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> Same question, Writing my own songs
BM
post Feb 27 2007, 12:37 AM
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I just formed a band. Basically, this is the same question as last time but I would really love an answer from anybody. What Scales, or anything else, do I use to write style of Jimi Hendrix? That is my genre of sound and type of song

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brainlesswonder
post Feb 27 2007, 12:46 AM
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QUOTE (BM @ Feb 26 2007, 06:37 PM) *
I just formed a band. Basically, this is the same question as last time but I would really love an answer from anybody. What Scales, or anything else, do I use to write style of Jimi Hendrix? That is my genre of sound and type of song

thanks


In short, Jimi was a blues guitarist. Songs like "Hey Joe" are played with chord progressions that don't really fall into a particular key, If I remember in that particular song it's mostly in the E major and Minor pentatonic scales. (but not strictly of course).
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BM
post Feb 27 2007, 01:50 AM
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QUOTE (brainlesswonder @ Feb 27 2007, 12:46 AM) *
In short, Jimi was a blues guitarist. Songs like "Hey Joe" are played with chord progressions that don't really fall into a particular key, If I remember in that particular song it's mostly in the E major and Minor pentatonic scales. (but not strictly of course).

So does that mean that if I find blues scales I can play the same type of sound when it comes to solos? I will be in the same key?
And also, what chords, if you know, are most associated with blues?


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Outgunned. Watching the force come to a firefight with a pocket knife.
Getting schooled until they shot Achilles' heel and brought down the beast."
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brainlesswonder
post Feb 27 2007, 02:10 AM
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QUOTE (BM @ Feb 26 2007, 07:50 PM) *
So does that mean that if I find blues scales I can play the same type of sound when it comes to solos? I will be in the same key?
And also, what chords, if you know, are most associated with blues?


Oddly enough, I just noticed that Hey Joe is over on the freelicks site. I'd suggest learning that one all the way through to get familiar with the way Hendrix addressed chord shapes and such.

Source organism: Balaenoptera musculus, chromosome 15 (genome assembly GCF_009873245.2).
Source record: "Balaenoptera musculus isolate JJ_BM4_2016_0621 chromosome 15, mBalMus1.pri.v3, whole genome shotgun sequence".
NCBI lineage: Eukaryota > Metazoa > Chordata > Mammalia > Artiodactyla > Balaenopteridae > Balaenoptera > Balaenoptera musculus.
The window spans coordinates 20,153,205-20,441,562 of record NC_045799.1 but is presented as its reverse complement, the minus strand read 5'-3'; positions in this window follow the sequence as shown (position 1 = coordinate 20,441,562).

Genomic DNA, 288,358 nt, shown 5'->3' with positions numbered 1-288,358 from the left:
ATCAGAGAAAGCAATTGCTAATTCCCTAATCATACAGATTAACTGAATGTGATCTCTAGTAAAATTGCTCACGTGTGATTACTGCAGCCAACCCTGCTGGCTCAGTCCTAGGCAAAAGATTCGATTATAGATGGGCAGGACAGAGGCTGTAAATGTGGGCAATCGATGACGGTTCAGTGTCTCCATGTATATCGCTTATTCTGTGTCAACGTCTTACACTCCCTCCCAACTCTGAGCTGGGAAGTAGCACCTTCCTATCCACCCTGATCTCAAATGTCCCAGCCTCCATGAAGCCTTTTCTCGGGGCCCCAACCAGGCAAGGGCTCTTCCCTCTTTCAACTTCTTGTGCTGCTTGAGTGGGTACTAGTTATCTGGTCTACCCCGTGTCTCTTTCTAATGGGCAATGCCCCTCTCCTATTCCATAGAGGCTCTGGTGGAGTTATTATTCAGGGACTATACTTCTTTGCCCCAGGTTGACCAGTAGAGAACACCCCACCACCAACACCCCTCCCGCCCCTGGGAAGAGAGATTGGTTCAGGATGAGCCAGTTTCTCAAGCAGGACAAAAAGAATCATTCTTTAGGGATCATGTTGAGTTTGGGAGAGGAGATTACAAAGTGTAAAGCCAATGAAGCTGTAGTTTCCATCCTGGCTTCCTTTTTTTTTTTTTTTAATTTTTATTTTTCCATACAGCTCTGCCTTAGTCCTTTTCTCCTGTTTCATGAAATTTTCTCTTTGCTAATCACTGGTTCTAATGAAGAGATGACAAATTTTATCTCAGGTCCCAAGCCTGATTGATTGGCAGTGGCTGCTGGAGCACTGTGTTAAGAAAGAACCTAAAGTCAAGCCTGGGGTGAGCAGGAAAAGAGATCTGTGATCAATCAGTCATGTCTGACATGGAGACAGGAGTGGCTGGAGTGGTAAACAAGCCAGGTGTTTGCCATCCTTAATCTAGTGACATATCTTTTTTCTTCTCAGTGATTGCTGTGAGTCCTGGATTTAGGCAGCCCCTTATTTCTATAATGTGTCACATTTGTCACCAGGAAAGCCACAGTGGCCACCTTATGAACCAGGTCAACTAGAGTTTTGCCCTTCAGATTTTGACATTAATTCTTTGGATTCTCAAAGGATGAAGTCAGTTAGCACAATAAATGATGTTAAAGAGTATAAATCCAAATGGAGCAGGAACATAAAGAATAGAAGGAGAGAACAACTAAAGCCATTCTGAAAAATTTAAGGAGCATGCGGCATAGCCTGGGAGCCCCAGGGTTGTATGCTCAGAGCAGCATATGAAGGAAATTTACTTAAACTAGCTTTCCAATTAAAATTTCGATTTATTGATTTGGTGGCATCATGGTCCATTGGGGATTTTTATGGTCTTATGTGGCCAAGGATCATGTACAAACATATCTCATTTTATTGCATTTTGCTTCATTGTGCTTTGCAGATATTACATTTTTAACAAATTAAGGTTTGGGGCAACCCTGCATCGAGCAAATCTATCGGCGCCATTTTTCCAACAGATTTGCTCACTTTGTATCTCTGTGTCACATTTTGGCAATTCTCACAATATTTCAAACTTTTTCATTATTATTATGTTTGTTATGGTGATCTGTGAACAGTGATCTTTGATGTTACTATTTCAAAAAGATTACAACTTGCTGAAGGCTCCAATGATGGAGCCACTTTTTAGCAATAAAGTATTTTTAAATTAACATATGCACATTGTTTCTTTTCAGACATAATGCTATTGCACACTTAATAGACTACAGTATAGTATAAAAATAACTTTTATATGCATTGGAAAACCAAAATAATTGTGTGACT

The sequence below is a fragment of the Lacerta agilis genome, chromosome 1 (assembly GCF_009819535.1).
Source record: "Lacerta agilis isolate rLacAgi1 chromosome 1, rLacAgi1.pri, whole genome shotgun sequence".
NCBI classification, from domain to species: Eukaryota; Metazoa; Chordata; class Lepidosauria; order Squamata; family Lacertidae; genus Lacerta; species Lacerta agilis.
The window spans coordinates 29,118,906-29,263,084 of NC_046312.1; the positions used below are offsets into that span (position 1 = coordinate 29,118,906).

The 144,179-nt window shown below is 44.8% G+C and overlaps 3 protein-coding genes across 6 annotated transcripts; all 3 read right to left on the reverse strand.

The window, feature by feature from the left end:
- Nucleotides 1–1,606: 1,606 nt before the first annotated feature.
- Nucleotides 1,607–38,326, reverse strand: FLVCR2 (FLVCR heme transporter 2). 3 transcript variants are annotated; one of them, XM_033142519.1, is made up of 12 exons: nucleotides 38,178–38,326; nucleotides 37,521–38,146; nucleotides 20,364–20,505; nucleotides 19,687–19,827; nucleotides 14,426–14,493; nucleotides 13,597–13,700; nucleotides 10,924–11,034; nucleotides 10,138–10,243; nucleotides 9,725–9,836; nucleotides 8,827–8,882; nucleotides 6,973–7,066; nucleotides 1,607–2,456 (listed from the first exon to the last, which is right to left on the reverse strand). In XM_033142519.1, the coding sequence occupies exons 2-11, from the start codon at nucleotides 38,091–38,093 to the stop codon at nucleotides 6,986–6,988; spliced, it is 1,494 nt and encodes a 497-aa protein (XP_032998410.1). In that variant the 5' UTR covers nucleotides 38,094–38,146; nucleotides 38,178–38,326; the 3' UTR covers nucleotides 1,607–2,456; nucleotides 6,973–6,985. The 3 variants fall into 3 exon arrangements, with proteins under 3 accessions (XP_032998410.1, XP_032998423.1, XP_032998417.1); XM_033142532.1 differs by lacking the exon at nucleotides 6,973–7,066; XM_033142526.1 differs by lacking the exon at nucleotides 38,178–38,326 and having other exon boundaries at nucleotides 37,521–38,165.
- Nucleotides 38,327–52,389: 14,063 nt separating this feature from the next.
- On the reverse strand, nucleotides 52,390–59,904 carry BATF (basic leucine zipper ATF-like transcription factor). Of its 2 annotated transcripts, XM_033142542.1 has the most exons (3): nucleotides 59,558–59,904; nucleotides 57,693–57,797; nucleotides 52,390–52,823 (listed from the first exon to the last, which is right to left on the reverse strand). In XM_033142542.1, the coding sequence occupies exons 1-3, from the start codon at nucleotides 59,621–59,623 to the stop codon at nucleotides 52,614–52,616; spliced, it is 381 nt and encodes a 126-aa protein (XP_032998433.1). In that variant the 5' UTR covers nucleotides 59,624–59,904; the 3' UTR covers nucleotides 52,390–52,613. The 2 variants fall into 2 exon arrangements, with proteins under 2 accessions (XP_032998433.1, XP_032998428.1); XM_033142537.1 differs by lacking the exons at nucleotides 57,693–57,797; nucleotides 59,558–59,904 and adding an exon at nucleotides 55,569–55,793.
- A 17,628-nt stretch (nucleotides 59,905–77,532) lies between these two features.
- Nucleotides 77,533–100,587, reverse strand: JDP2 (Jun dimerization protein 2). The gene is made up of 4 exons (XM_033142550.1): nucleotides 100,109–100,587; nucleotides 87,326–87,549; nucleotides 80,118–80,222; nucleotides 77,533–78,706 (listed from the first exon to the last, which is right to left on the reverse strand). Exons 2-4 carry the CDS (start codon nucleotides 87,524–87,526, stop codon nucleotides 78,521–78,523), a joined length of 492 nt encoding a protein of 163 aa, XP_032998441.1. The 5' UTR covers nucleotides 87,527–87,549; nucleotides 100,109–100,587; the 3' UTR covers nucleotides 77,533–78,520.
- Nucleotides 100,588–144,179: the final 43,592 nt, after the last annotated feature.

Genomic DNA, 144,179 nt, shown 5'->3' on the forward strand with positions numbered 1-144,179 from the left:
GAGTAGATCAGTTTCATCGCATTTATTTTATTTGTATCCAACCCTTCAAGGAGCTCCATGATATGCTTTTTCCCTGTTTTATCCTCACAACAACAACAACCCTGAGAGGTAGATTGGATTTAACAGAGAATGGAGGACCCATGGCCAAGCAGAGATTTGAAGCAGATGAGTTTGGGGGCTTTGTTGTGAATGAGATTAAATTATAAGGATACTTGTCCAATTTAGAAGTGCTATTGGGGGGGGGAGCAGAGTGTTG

to practice here's a good look at the blues scales in various positions.

http://www.teachguitar.com/content/tmbluesscales.htm

keep in mind that Jimmy mixed major and minor scales and the stray note here or there.
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Ibanez_player
post Feb 27 2007, 03:28 AM
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Whats cool about Hey Joe is that it the chord progression follows the circle of 5ths. It goes C G D A E which are the first 5 keys in the circle of 5ths.

Hendrix used the 7#9 chord a lot too. That is the main chord in Foxy Lady and Purple Haze. For soloing he used the major and minor pentatonics most of the time.
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Andrew Cockburn
post Feb 28 2007, 09:26 PM
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QUOTE (Ibanez_player @ Feb 26 2007, 09:28 PM) *
Whats cool about Hey Joe is that it the chord progression follows the circle of 5ths. It goes C G D A E which are the first 5 keys in the circle of 5ths.

Hendrix used the 7#9 chord a lot too. That is the main chord in Foxy Lady and Purple Haze. For soloing he used the major and minor pentatonics most of the time.


Yeah, that 7#9 chord is one of my absolute faves - well off the beaten track. David Gilmour uses it to great effect in Shine on You Crazy Diamond, and it's in a couple of my songs too smile.gif


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Kristofer Dahl
post Mar 3 2007, 09:58 AM
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To write Hendrix-alike stuff I would suggest the following:

1 - Learn all the tunes you like by him

2 - Parallelly to this make sure you know the major scale over the whole neck - this way you will recognise the chord shapes which he uses a lot.

3 - Start sliding around simple two-notes shapes in the the major scale - and combine this with pentatonic licks and you will be well on your way.

Note: These steps - depending on how much you practcie can take anything from a couple of months to a couple of years!

Good luck! smile.gif


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